Monthly Archives: February 2015

Book Giveaway Contest

AnnouncementStatic fills his ears as the radio turns on and the he searches the stations trying to find a station to listen to hitting the scan button on his car radio. All he keeps finding is the same old Top 40 hit, country or classic rock song he’s heard hundreds of times and finally the scan stops when he catches on two words. “Free book”.

Announcer: That’s right you have an opportunity to drop one of three free books on that brand new E-Reader, I-pad, tablet, smart phone or digital device you got for Christmas. Black Rose Writing has offered up three of their books for you the listener to enjoy.

Listener: Yeah right, nothing in this world is Free.

Announcer: You are asking, “what’s the catch”,  as any sane person would when they see or hear the word Free.

Listener: Oh here it comes, probably got to pay some shipping and processing. (Laughs to self).

Announcer: The catch you fear is not difficult you just read the book reviews on Shawn “Knightmist” Micallef’s blog and make a comment on any of the reviews for these books from Black Rose Writing.

Your comment will automatically enter you into the contest to win a digital copy of one of the books.   (Announcer keeps talking repeating what he just said)

Listener: Read a blog, and comment, I guess I can give that a shot for a free book. I just hope the reviews are good and the books seem interesting.

Announcer: To enter go to and check out the reviews.  Again go to KNIGHTMIST.WORDPRESS.COM that’s spelt K-N-I-G-H-T-M-I-S-T (dot) wordpress (dot) com

Listener: Well that guys voice was annoying but sounds like quite the thing as all I have to do is read and comment. I think I’ll give it a shot.


Announcer (in a fast voice): Contest is open to all residents with a valid email address. Email address should be left in the comment to allow notification and sending of appropriate book format. If do not feel comfortable leaving your email address an email to with Contest as subject, name, and email address inside.  Only one comment per book is allowed, but you may comment on multiple books. Contest will be open for 1 week with all entries due by February 28, 2015. Versions availble are Epub and Mobi.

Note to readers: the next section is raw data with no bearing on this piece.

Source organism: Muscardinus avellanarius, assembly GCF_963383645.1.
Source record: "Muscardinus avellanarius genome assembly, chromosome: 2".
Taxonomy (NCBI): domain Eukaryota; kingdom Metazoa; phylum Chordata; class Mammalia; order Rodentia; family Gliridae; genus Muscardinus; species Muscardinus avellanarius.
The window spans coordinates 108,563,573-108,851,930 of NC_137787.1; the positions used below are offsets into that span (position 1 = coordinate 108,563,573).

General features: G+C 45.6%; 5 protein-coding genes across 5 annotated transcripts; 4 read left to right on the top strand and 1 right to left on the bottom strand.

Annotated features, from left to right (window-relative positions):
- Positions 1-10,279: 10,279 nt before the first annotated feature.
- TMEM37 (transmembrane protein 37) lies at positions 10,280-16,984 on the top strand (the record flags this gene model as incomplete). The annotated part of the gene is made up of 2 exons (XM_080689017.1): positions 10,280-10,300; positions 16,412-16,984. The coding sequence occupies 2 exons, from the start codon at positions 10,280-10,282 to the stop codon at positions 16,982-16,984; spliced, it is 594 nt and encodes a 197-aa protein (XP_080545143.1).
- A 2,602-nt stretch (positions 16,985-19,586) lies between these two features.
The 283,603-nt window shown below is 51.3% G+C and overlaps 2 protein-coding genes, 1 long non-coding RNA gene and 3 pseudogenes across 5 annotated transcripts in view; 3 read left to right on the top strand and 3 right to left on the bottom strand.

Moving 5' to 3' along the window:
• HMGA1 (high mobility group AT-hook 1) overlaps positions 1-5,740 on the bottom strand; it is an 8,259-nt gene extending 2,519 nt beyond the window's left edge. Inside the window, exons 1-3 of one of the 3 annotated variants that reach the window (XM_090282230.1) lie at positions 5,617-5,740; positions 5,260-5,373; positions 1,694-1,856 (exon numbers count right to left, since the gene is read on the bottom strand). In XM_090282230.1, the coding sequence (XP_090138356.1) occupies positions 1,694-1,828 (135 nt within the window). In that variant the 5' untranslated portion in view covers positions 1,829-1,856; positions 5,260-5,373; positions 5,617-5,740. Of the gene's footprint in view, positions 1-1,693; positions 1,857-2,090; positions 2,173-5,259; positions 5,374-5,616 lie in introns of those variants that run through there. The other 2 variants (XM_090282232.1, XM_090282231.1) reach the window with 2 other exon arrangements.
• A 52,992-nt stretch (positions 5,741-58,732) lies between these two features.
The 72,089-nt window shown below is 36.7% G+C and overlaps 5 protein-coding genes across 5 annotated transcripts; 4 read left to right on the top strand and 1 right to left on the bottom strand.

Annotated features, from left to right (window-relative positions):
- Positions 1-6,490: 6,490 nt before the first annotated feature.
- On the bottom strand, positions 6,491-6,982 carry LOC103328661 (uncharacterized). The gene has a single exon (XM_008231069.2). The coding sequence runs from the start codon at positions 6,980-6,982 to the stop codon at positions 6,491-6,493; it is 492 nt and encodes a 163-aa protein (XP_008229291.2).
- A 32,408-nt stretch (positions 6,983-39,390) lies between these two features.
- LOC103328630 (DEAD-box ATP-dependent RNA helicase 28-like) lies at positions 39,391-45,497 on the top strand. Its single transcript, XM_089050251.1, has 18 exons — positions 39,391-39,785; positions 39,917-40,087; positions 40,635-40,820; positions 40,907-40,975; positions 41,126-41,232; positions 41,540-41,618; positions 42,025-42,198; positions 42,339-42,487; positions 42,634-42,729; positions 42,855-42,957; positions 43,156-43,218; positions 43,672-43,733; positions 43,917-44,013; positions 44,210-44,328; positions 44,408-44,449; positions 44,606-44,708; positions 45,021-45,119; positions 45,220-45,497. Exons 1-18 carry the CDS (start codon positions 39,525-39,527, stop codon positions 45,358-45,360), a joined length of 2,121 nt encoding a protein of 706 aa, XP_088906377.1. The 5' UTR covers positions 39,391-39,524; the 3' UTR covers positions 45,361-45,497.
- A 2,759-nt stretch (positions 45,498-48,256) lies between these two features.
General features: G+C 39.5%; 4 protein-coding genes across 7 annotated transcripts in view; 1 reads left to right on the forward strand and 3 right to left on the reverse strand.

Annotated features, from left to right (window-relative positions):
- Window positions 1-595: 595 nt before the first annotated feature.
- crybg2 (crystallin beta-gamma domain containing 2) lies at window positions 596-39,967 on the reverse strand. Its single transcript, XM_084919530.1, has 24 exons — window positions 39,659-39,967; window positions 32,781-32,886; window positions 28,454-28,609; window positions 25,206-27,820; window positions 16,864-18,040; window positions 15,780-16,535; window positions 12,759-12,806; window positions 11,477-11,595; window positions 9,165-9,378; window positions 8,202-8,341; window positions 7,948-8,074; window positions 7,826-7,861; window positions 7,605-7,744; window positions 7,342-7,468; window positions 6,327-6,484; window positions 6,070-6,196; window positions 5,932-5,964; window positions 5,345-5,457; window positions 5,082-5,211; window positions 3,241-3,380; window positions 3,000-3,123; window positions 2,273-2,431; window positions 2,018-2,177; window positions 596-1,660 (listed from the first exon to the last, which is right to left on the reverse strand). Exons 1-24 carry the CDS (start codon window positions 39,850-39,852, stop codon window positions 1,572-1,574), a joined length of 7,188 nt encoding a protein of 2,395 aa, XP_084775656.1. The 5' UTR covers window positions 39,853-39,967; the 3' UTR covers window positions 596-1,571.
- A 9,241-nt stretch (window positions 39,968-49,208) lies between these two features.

I-Pad is a registered trademark of Apple Incorporated.


Listener:  I just love how they say so much with that legal disclosure and so fast, ok so what else is on the radio. (Hits the scan button on his car radio.)


Disclaimer: As stated all are welcome to enter the contest and last entry must be posted by 11:59pm (Central) on February 28, 2015. All entries will be given a number and a random number generator will be used to select the winner.  Individuals are only allowed to win a copy of one of the books. If you enter for multiple books please state which is your preferred book in the comment.

For questions please send email to with subject of Contest Questions. Good Luck and if this is a successful contest there be more.

Don’t be afraid that after you enter to put a tweet, share, past on Facebook and use hasthag #knightmist. Let’s see if I can get trending.

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Posted by on February 23, 2015 in Personal


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Ten Plus One Questions with Robert Reynolds

Robert ReynoldsRobert Reynolds is the mind behind Thunder Bay. He is one of those few authors who do not have a major web presence at this time so it is not easy to provide you with an author link. I did find a story from the Alpena News talking about the book. Just click the link here to take you to that article.  Just a note it is possible that you may have to login/create an account to read but it’s worth a shot. As you read his answers to the questions you will find that he has a love for Michigan and the areas he talks about in the book.   You will also get a sense that his writing can have an impact on his readers as he has other books that are available.  Now here are those questions and Robert’s answers.

Question 1: What inspired you to write Thunder Bay?

The name Thunder Bay had intrigued me for many years. I researched the area a little and I was fascinated about the number of shipwrecks in the bay and across the Great Lakes. I kept Thunder Bay in the back of my mind knowing someday I wanted to use it as a title. I simply had to come up with a plot.

Question 2: Is there any significance to the name/names of your main characters?